8. 71 dB
    Wow. I wish my problems were that miniscule. I don't have many CDs needing programming because I'm not much into Jazz with multiple takes. One CD that needs programming is the Working Girl soundtrack because I merely want only the Carly Simon stuff, but that's nothing.
  9. Steve999
    I've got a Charlie Parker on Verve, I think it is, CD set like that, where they keep having takes where two seconds in they yell "cut!" and I would guess everyone is standing around trying to figure out if what Charlie Parker was doing was part of the song or a mistake. It's a several CD set and it doesn't make for good listening because of the emphasis on completeness. Fortunately everything is on streaming services now and in much more digestible form and with improved sound for that matter.

    Edit: for example I see on Spotify they now have the complete Charlie Parker Verve Master Takes, which takes out all of the repetitive and monotonous "completeness" non-master material from the CD set I have.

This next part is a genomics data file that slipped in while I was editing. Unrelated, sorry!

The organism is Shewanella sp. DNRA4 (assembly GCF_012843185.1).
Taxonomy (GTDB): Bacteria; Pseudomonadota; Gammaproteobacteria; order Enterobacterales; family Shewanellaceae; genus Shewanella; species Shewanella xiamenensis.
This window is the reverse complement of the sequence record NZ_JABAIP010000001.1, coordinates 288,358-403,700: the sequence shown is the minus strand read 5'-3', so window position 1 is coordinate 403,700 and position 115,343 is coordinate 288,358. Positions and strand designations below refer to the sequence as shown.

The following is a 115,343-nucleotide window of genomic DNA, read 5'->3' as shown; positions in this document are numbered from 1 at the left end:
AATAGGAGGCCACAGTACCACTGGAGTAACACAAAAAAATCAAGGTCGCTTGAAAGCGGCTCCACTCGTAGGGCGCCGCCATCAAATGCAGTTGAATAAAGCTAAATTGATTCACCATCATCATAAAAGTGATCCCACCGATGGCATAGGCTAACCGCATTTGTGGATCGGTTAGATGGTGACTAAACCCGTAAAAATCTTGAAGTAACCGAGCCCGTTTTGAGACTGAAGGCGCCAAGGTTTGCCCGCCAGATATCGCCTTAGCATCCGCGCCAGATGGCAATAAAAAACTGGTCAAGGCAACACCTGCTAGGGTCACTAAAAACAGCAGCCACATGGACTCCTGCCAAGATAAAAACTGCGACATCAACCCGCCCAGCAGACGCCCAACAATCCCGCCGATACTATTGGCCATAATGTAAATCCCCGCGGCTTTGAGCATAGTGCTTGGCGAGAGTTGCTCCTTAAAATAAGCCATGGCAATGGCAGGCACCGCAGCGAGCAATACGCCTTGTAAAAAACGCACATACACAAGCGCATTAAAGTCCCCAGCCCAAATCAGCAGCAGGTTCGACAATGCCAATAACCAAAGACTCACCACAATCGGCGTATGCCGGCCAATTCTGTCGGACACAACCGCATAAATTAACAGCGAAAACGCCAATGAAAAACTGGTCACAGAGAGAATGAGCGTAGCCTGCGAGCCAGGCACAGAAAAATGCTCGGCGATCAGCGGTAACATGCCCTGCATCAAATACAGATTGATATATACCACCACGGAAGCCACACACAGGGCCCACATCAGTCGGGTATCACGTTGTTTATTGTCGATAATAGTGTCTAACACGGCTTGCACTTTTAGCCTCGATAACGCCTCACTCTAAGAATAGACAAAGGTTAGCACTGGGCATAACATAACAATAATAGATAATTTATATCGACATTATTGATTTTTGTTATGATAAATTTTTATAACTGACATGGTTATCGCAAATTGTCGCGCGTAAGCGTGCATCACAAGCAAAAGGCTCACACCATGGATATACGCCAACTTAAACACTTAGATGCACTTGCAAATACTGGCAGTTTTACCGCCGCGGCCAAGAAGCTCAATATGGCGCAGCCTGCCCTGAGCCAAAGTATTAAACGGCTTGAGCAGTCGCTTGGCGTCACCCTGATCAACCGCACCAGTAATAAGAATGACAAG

By contrast I have a Duke Ellington set of his Blanton-Webster band on CD that is beautifully curated. This is stuff that can't be replicated, it's in the sound it's in, with progress made over various reissues over time, but the folks with the unique talents to make these particular individualized big band recordings have come and gone. As I understand it that's how Duke Ellington and Billy Strayhorn wrote--having in mind the individuals in the band and how they would work with it.

    Edit: for example I see on Spotify they now have the complete Charlie Parker Verve Master Takes, which takes out all of the repetitive and monotonous "completeness" non-master material from the CD set I have.

    Maybe first world problems, but this whole forum is about first-world problems, no? That doesn't reduce the validity of @bigshot 's critique.
    Last edited: Feb 11, 2019
  10. Glmoneydawg
    Damn it....i hadn't thought of chronological thing...thanks:/